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  • Last modified 39 days ago (April 7, 2022)

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Health worker retires after 32 years

Staff writer

Sherie Moody has retired from Marion County Health Department after 32 years of administering the federal Women, Infants, and Children program. Her last day was Thursday.

In addition to distributing checks and now electronic cards for food assistance, Moody assessed the health and nutrition of clients and gave advice on how they could move forward on a healthy path.

Moody also connected them with resources for other services they needed.

“I was helping families help themselves,” she said.

The biggest change she has seen is a reduction in clients. In the early 1990s, she had almost 300 clients. In the past four or five years, she had fewer than 100. Population has decreased, and fewer single women with babies are asking for assistance, Moody said.

Despite the decreased workload, behind the scenes administrative work increased, she said. She worked with vendors, did reports, and installed software and upgrades.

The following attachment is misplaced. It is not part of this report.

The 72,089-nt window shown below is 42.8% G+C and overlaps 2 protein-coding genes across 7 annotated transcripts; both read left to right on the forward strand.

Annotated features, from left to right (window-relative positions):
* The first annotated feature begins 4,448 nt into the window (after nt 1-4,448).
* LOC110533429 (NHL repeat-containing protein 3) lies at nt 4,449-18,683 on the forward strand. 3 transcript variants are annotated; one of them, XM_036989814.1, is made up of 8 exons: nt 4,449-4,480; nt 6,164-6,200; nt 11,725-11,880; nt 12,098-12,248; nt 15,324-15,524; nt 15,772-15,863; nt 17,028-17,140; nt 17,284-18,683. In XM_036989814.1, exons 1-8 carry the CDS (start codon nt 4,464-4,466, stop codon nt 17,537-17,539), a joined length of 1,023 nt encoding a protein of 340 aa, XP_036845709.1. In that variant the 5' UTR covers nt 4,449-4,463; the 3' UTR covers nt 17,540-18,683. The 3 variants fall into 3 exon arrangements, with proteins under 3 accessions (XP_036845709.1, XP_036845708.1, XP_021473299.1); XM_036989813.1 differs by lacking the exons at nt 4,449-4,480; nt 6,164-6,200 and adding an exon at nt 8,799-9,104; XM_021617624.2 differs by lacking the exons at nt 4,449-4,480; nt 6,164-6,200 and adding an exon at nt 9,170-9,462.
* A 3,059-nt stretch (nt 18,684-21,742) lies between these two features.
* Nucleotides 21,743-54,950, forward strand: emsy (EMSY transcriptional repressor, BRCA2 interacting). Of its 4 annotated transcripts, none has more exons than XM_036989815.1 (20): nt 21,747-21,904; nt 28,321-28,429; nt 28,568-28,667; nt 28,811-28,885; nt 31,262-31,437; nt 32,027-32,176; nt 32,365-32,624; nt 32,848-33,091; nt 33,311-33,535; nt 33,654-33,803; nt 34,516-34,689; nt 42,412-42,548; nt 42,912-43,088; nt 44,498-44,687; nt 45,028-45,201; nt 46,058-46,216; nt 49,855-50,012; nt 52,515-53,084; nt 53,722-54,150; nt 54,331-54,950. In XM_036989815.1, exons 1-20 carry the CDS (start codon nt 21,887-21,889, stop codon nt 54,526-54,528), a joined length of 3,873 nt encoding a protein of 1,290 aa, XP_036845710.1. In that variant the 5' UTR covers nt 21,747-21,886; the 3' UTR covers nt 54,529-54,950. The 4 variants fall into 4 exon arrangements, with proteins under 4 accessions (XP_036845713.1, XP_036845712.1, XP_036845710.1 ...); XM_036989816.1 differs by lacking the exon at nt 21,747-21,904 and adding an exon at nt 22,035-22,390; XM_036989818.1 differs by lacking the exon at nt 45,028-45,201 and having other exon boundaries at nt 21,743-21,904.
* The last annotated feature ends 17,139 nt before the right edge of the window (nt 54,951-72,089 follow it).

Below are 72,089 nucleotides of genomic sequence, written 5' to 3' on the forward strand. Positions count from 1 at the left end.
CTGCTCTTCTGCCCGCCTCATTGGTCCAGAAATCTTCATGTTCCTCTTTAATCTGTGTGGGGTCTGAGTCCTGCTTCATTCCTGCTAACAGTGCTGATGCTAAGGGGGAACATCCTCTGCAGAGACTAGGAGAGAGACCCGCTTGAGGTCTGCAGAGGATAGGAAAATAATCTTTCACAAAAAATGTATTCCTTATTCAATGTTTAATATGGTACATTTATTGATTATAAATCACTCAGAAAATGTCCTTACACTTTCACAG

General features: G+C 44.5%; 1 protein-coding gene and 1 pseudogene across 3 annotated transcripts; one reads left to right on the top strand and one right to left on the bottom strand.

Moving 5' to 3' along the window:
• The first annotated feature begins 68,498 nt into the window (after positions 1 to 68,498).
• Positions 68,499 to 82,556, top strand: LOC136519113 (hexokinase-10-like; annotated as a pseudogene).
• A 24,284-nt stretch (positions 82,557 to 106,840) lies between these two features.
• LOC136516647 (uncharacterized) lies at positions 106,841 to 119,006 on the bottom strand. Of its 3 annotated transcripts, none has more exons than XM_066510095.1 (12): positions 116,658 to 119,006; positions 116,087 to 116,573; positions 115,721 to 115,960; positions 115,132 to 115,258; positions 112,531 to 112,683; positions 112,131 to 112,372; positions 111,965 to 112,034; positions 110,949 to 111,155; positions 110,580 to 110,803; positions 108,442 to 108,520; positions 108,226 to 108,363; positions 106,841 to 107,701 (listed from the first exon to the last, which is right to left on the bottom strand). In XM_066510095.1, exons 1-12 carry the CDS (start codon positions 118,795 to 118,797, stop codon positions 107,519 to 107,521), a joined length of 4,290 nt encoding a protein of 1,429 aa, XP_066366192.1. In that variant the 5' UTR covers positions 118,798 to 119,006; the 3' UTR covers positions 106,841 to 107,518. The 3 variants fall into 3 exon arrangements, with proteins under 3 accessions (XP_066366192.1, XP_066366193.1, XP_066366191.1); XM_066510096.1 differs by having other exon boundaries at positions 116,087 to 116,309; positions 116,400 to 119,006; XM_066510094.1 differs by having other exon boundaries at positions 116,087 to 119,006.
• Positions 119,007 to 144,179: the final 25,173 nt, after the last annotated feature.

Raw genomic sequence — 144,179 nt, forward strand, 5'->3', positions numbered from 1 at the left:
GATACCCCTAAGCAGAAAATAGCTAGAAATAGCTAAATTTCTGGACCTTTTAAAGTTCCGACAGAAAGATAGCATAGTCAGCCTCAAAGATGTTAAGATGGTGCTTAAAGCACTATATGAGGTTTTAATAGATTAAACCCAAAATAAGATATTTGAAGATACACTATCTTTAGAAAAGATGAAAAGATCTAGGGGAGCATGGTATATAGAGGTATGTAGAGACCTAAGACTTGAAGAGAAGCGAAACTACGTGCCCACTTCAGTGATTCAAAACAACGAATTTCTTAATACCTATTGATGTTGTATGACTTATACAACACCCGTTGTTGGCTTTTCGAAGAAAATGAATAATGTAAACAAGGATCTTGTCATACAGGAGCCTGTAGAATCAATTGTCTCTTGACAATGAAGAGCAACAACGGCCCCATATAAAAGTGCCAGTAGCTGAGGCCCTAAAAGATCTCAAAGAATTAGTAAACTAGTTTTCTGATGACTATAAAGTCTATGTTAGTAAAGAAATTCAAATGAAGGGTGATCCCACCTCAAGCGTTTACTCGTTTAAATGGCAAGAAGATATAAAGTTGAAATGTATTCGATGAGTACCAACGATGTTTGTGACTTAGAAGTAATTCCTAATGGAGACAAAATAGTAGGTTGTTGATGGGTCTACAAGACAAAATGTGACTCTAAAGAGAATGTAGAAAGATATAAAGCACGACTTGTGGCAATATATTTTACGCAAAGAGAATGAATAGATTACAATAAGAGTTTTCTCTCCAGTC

Moody moved with her parents to a farm southwest of Marion when she was 5 years old. A daughter of Dale and Eunice Christensen, she graduated from Marion High School in 1972.

She received a bachelor’s degree from Fort Hays State University and served one year of dietary internship in Stillwater, Oklahoma.

Her first job was as food service director for a residential care facility for mentally handicapped adults at Valley Center.

In 1980, she became a dietary consultant for nursing homes in Marion, Dickinson, and Saline counties.

She has been part-time with Marion County Health Department since 1990. Since then, the department has moved from the basement of the courthouse, to the courthouse annex, to downtown, to its present location at 504 S. Roosevelt St. in Marion.

Moody has found satisfaction in helping people.

“I like it when a light bulb goes on as I’m talking with people, and they say, ‘Why didn’t I know that,’” she said.

She has seen people get excited after she persuaded them to try something new that they weren’t comfortable doing.

“It’s like opening a new book,” she said.

Clients sometimes returned to thank her for her help.

Moody said she enjoyed working with the staff at the health department.

“It’s a great place to live and learn,” she said.

Moody is married to John Mulvenon. They live two miles from her home place. They have four children between them and six grandchildren.

She is looking forward to having more time to travel to visit their children, all of whom live out of state. She also enjoys gardening.

“I won’t have to get up as early on Thursday mornings,” she said.

Last modified April 7, 2022

 

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